John Dryden

(1631 - 1700 / England)

The Hind And The Panther: Part I (Excerpts) - Poem by John Dryden

A milk-white Hind, immortal and unchang'd,
Fed on the lawns, and in the forest rang'd;
Without unspotted, innocent within,
She fear'd no danger, for she knew no sin.
Yet had she oft been chas'd with horns and hounds
And Scythian shafts; and many winged wounds
Aim'd at her heart; was often forc'd to fly,
And doom'd to death, though fated not to die.

Not so her young; for their unequal line
Was hero's make, half human, half divine.
Their earthly mold obnoxious was to fate,
Th' immortal part assum'd immortal state.
Of these a slaughter'd army lay in blood,
Extended o'er the Caledonian wood,
Their native walk; whose vocal blood arose,
And cried for pardon on their perjur'd foes.
Their fate was fruitful, and the sanguine seed,
Endued with souls, increas'd the sacred breed.
So captive Israel multiplied in chains,
A numerous exile, and enjoy'd her pains.
With grief and gladness mix'd, their mother view'd
Her martyr'd offspring, and their race renew'd;
Their corps to perish, but their kind to last,
So much the deathless plant the dying fruit surpass'd.

Panting and pensive now she rang'd alone,
And wander'd in the kingdoms, once her own.
The common hunt, tho' from their rage restrain'd
By sov'reign pow'r, her company disdain'd;
Grinn'd as they pass'd, and with a glaring eye
Gave gloomy signs of secret enmity.
'T is true, she bounded by, and tripp'd so light,
They had not time to take a steady sight,
For Truth has such a face and such a mien,
As to be lov'd needs only to be seen.

The bloody Bear, an Independent beast,
Unlick'd to form, in groans her hate express'd.
Among the timorous kind the Quaking Hare
Profess'd neutrality, but would not swear.
Next her the buffoon Ape, as atheists use,
Mimick'd all sects, and had his own to choose:
Still when the Lion look'd, his knees he bent,
And paid at church a courtier's compliment.

The bristled Baptist Boar, impure as he,
(But whiten'd with the foam of sanctity,)
With fat pollutions fill'd the sacred place,
And mountains levell'd in his furious race:
So first rebellion founded was in grace.
But since the mighty ravage which he made
In German forests had his guilt betray'd,
With broken tusks, and with a borrow'd name,
He shunn'd the vengeance, and conceal'd the shame;
So lurk'd in sects unseen. With greater guile
False Reynard fed on consecrated spoil:
The graceless beast by Athanasius first
Was chas'd from Nice; then, by Socinus nurs'd,
His impious race their blasphemy renew'd,
And nature's King through nature's optics view'd.
Revers'd, they view'd him lessen'd to their eye,
Nor in an infant could a God descry:
New swarming sects to this obliquely tend,
Hence they began, and here they all will end.

What weight of ancient witness can prevail,
If private reason hold the public scale?
But, gracious God, how well dost thou provide
For erring judgments an unerring guide!
Thy throne is darkness in th' abyss of light,
A blaze of glory that forbids the sight.
O teach me to believe Thee thus conceal'd,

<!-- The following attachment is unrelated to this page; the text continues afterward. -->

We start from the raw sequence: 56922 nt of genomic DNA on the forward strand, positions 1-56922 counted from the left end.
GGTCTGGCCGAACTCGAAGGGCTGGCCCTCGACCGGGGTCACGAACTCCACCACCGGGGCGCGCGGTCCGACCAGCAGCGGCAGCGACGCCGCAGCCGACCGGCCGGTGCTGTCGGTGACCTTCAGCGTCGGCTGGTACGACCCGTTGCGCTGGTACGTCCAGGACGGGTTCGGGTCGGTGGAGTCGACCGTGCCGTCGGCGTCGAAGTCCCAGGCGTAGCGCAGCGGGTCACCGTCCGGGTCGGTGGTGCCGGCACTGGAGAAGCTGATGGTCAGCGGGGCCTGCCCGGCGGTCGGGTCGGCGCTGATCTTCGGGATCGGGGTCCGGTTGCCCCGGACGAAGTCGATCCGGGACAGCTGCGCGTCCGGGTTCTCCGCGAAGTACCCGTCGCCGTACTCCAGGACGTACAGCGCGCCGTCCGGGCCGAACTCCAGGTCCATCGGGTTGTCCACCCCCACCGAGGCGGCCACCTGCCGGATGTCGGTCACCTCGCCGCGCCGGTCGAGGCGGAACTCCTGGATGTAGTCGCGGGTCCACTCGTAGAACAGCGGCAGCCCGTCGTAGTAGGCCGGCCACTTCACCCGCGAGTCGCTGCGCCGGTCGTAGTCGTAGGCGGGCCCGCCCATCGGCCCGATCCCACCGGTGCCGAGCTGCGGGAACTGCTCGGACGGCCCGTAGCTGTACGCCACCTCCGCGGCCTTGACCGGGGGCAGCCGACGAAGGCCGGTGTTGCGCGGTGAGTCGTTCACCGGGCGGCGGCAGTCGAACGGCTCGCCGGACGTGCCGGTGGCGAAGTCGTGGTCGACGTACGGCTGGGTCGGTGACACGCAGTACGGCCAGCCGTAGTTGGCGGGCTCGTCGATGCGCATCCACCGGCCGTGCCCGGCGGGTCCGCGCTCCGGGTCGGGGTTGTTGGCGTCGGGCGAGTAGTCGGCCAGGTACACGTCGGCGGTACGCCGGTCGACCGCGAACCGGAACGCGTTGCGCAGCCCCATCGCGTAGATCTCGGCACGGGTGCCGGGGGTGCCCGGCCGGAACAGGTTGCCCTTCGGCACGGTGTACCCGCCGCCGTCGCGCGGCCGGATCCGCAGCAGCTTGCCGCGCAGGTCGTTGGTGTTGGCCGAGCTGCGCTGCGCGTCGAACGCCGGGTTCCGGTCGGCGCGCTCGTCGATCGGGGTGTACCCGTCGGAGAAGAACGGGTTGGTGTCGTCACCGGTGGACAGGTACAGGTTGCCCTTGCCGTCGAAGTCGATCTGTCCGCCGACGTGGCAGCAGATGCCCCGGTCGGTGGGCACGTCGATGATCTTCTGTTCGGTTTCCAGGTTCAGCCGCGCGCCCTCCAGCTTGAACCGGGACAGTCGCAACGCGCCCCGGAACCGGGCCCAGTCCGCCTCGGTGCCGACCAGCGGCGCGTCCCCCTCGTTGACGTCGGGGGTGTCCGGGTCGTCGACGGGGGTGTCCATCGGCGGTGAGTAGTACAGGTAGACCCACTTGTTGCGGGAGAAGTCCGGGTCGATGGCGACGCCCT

And search no farther than Thyself reveal'd;
But her alone for my director take,
Whom Thou hast promis'd never to forsake!
My thoughtless youth was wing'd with vain desires,
My manhood, long misled by wand'ring fires,
Follow'd false lights; and when their glimpse was gone,
My pride struck out new sparkles of her own.
Such was I, such by nature still I am,
Be thine the glory, and be mine the shame.
Good life be now my task: my doubts are done:
(What more could fright my faith, than Three in One?)
Can I believe eternal God could lie
Disguis'd in mortal mould and infancy?
That the great Maker of the world could die?
And after that trust my imperfect sense
Which calls in question his omnipotence?
Can I my reason to my faith compel,
And shall my sight, and touch, and taste rebel?
Superior faculties are set aside,
Shall their subservient organs be my guide?
Then let the moon usurp the rule of day,
And winking tapers show the sun his way;
For what my senses can themselves perceive,
I need no revelation to believe.

...
The Panther, sure the noblest, next the Hind,
And fairest creature of the spotted kind;
Oh, could her inborn stains be wash'd away,
She were too good to be a beast of prey!
How can I praise, or blame, and not offend,
Or how divide the frailty from the friend!
Her faults and virtues lie so mix'd that she
Nor wholly stands condemn'd, nor wholly free.
Then, like her injur'd Lion, let me speak;
He cannot bend her, and he would not break.
Unkind already, and estrang'd in part,
The Wolf begins to share her wand'ring heart.
Though' unpolluted yet with actual ill,
She half commits, who sins but in her will.
If, as our dreaming Platonists report,
There could be spirits of a middle sort,
Too black for heav'n, and yet too white for hell,
Who just dropp'd halfway down, nor lower fell;
So pois'd, so gently she descends from high,
It seems a soft dismission from the sky.
...


Comments about The Hind And The Panther: Part I (Excerpts) by John Dryden

There is no comment submitted by members..



Read this poem in other languages

This poem has not been translated into any other language yet.

I would like to translate this poem »

word flags

What do you think this poem is about?

Read poems about / on: believe, nature, faith, fate, hero, alone, god, trust, grief, hate, pride, light, truth, moon, friend, mother, fear, sky, death, sun



Poem Submitted: Thursday, January 1, 2004



[Report Error]